The Roadless Rule: Protecting Utah’s Backcountry
The state of Utah is currently working to roll back protections on millions of acres of public land covered by the Roadless Rule, which puts this land at risk for logging, mining, and other commercial interests. Utahns care about their public lands, and talks of reducing protection of our precious outdoor spaces are troublesome.
The deregulation of roadless areas is one of the most important debate topics in Utah right now, as its outcomes have far-reaching effects on the future of our environment, and the fragile plant and animal life that call our state home. We are bringing you up to speed on the Roadless Rule, and Utah’s petition for exemption from it.
WHAT IS THE ROADLESS RULE?
For almost 20 years, over four million acres of National Forest land in Utah have been protected by the Roadless Rule, which prohibits the construction of new roads, the maintenance, and reconstruction of old roads, and the harvesting of timber. In a sense, the 2001 creation of Roadless Rule gave Utah back its backcountry.
The 2001 Roadless Rule establishes prohibitions on road construction, road reconstruction, and timber harvesting on 58.5 million acres of inventoried roadless areas on National Forest System lands. The intent of the 2001 Roadless Rule is to provide lasting protection for inventoried roadless areas within the National Forest System in the context of multiple-use management.
-United States Department of Agriculture, Forest Service
The footprint of those protected lands touches the entire state: stretching north from the Idaho border to Washington County in the South, and as far east as Daggett County near the Colorado border. At its inception, then-President Bill Clinton said, “Today, we launch one of the largest preservation efforts in America’s history to protect these priceless, backcountry lands.” It was a huge victory that showcased the importance of human intervention to protect backcountry lands. In his book, Roadless Rules: The Struggle for the Last Wild Forests, Tom Turner wrote,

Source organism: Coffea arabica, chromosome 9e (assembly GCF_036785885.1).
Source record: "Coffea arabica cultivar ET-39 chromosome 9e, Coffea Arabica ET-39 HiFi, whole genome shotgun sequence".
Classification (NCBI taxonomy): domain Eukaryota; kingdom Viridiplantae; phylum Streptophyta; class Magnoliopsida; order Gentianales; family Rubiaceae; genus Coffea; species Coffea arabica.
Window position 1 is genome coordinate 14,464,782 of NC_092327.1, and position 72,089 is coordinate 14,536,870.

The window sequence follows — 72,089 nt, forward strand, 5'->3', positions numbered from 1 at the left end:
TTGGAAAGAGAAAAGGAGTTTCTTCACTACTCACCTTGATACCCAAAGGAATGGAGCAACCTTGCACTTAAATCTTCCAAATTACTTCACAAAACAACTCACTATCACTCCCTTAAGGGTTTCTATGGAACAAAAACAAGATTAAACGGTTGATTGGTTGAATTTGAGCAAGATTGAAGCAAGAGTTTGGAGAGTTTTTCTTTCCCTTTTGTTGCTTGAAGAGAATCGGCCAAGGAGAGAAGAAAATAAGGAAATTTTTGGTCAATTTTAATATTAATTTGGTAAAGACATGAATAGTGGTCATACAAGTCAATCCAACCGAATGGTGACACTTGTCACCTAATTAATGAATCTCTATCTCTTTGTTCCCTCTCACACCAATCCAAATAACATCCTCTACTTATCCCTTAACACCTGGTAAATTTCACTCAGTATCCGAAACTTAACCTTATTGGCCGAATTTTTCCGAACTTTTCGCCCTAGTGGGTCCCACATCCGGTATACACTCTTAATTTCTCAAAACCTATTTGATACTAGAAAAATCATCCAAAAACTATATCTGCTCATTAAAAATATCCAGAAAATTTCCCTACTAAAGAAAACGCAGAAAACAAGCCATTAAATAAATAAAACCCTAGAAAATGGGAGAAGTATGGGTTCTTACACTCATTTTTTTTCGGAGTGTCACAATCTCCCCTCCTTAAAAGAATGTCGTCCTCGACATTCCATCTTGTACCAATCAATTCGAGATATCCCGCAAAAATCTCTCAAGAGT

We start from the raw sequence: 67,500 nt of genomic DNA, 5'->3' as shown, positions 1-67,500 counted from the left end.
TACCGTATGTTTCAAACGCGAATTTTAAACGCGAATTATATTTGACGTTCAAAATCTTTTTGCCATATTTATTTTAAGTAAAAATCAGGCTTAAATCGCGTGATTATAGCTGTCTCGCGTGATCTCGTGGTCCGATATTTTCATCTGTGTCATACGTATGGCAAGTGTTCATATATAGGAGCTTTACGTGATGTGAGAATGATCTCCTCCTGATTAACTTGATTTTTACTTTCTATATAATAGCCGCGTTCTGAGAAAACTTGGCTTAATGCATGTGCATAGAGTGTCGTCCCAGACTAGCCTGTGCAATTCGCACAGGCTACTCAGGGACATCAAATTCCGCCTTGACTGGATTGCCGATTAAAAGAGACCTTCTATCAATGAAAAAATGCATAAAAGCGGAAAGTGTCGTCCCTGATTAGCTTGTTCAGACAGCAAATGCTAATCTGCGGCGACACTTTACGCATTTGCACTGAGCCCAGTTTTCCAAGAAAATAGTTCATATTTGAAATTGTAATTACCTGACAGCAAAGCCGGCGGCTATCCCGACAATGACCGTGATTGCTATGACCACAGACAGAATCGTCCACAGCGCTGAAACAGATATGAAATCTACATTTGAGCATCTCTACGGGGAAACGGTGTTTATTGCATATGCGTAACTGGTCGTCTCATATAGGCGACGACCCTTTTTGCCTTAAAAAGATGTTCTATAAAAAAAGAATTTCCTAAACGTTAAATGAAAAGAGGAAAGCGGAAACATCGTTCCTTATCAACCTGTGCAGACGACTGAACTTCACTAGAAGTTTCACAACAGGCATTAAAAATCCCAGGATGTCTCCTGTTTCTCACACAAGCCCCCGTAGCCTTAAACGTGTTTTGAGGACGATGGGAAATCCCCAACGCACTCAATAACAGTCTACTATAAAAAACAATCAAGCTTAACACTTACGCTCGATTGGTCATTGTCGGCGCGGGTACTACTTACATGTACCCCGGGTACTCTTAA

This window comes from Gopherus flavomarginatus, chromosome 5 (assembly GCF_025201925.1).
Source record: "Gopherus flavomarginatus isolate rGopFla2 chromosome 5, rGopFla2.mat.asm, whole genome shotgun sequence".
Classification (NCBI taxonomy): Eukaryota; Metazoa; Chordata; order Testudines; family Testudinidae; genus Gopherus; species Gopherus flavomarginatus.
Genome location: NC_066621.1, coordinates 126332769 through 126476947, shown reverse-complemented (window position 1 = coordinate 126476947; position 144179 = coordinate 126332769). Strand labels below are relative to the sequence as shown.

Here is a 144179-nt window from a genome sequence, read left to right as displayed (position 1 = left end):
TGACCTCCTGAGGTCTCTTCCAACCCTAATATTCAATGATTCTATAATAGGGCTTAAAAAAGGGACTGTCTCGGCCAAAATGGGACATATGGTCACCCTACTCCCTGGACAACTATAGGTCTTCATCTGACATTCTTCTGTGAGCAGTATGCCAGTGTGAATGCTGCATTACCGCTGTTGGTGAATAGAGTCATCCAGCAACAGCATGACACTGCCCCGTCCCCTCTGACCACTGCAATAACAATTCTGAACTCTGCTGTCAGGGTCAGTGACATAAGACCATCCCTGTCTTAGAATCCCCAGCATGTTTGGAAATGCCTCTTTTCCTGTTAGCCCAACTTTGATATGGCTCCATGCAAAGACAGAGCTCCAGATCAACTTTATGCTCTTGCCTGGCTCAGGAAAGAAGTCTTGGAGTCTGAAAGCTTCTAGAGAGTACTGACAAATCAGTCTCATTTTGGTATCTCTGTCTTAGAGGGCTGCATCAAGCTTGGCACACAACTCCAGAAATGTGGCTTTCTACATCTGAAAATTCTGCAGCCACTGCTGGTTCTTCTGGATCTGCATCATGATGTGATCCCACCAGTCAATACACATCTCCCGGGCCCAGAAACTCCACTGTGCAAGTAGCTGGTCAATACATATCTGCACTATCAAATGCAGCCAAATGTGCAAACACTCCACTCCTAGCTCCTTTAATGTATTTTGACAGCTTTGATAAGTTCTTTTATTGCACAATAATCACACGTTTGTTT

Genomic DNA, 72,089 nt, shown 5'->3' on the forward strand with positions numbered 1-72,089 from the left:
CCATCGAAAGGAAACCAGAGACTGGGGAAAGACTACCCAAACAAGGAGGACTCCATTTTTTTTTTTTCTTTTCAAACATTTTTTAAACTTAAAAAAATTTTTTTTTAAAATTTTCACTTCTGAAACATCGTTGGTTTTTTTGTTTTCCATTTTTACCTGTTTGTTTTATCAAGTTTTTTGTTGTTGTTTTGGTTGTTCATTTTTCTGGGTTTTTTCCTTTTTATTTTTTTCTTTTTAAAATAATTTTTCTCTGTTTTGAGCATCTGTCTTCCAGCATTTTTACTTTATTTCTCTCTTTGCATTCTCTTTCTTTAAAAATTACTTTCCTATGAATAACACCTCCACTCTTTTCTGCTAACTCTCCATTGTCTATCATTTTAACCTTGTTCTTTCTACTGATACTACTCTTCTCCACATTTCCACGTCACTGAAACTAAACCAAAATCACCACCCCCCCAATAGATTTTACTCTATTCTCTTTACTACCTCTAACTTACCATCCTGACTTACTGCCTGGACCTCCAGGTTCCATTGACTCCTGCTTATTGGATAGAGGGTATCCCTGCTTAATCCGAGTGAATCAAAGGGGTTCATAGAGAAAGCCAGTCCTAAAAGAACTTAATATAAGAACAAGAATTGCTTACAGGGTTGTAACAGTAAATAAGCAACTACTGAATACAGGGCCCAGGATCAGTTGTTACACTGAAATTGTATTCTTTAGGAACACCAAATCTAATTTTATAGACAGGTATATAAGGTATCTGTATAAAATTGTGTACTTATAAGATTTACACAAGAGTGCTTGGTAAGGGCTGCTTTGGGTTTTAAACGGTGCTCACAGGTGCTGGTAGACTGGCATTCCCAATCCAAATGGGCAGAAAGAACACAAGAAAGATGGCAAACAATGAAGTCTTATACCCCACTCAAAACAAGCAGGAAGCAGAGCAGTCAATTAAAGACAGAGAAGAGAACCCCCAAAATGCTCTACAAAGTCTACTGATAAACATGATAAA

The campaign for the Roadless Rule has been the most extensive national environmental campaign yet waged in the United States, combining grass-roots organizing in nearly every state; massive infusions of philanthropic support; support from hunters and anglers, religious leaders, scientists, and the outdoor recreation industry; relentless lobbying of Congress and the executive branch; and complex and extremely long-lived litigation that kept the rule in place in the face of hostile opposition.
THREATENING PROTECTED LANDS
In February 2019, the state of Utah filed a petition for exemption from the Roadless Rule. The removal of those protections would mean a nearly 90% reduction in those protected lands, affecting nearly every county in the state: areas that support at-risk species with high levels of biodiversity. These lands have been allowed to stay pristine and largely sheltered from the destructive forces of human beings thanks to this rule. Native species of plants and animals have been able to thrive in their natural habitat, without spoliation.
Utah’s political leaders argue that rolling back these rules will reduce the risk of wildfire with proactive forest management, but many conversationists see it simply as an opportunity to sell rights for mining and logging. In its petition, Utah’s Public Lands Policy Coordinating Office supports the creation of a Utah-specific Roadless Rule that allows for the proper management of forests, which in some areas have become unhealthy and overgrown since the declaration of the Roadless Rule, posing a significant risk for wildfires. The petition does not request allowances for commercial logging or new recreational roads.